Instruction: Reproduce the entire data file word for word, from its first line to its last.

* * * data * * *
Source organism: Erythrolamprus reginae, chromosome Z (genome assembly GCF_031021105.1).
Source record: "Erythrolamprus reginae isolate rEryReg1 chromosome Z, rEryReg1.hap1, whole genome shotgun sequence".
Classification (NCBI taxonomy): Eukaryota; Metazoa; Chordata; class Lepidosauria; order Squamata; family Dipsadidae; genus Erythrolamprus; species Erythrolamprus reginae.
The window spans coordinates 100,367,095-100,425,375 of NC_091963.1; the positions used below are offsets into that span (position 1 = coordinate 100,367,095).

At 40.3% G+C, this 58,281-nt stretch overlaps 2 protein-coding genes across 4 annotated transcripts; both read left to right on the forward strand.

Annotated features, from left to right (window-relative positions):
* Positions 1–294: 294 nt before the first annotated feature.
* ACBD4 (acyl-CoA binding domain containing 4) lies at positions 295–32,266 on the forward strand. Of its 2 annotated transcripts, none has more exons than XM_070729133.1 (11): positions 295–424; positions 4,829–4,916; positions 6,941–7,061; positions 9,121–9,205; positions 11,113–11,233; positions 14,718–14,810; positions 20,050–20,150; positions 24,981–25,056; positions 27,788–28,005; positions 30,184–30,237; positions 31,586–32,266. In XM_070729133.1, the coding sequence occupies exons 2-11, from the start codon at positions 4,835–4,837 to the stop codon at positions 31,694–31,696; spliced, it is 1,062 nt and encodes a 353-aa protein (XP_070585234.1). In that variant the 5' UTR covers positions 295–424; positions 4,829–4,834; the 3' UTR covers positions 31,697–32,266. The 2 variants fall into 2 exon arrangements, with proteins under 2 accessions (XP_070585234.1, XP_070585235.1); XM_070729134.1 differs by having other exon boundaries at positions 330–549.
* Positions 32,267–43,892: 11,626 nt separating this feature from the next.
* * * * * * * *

Source organism: Erythrolamprus reginae, chromosome Z (genome assembly GCF_031021105.1).
Source record: "Erythrolamprus reginae isolate rEryReg1 chromosome Z, rEryReg1.hap1, whole genome shotgun sequence".
Classification (NCBI taxonomy): Eukaryota; Metazoa; Chordata; class Lepidosauria; order Squamata; family Dipsadidae; genus Erythrolamprus; species Erythrolamprus reginae.
The window spans coordinates 100,367,095-100,425,375 of NC_091963.1; the positions used below are offsets into that span (position 1 = coordinate 100,367,095).

At 40.3% G+C, this 58,281-nt stretch overlaps 2 protein-coding genes across 4 annotated transcripts; both read left to right on the forward strand.

Annotated features, from left to right (window-relative positions):
* Positions 1–294: 294 nt before the first annotated feature.
* ACBD4 (acyl-CoA binding domain containing 4) lies at positions 295–32,266 on the forward strand. Of its 2 annotated transcripts, none has more exons than XM_070729133.1 (11): positions 295–424; positions 4,829–4,916; positions 6,941–7,061; positions 9,121–9,205; positions 11,113–11,233; positions 14,718–14,810; positions 20,050–20,150; positions 24,981–25,056; positions 27,788–28,005; positions 30,184–30,237; positions 31,586–32,266. In XM_070729133.1, the coding sequence occupies exons 2-11, from the start codon at positions 4,835–4,837 to the stop codon at positions 31,694–31,696; spliced, it is 1,062 nt and encodes a 353-aa protein (XP_070585234.1). In that variant the 5' UTR covers positions 295–424; positions 4,829–4,834; the 3' UTR covers positions 31,697–32,266. The 2 variants fall into 2 exon arrangements, with proteins under 2 accessions (XP_070585234.1, XP_070585235.1); XM_070729134.1 differs by having other exon boundaries at positions 330–549.
* Positions 32,267–43,892: 11,626 nt separating this feature from the next.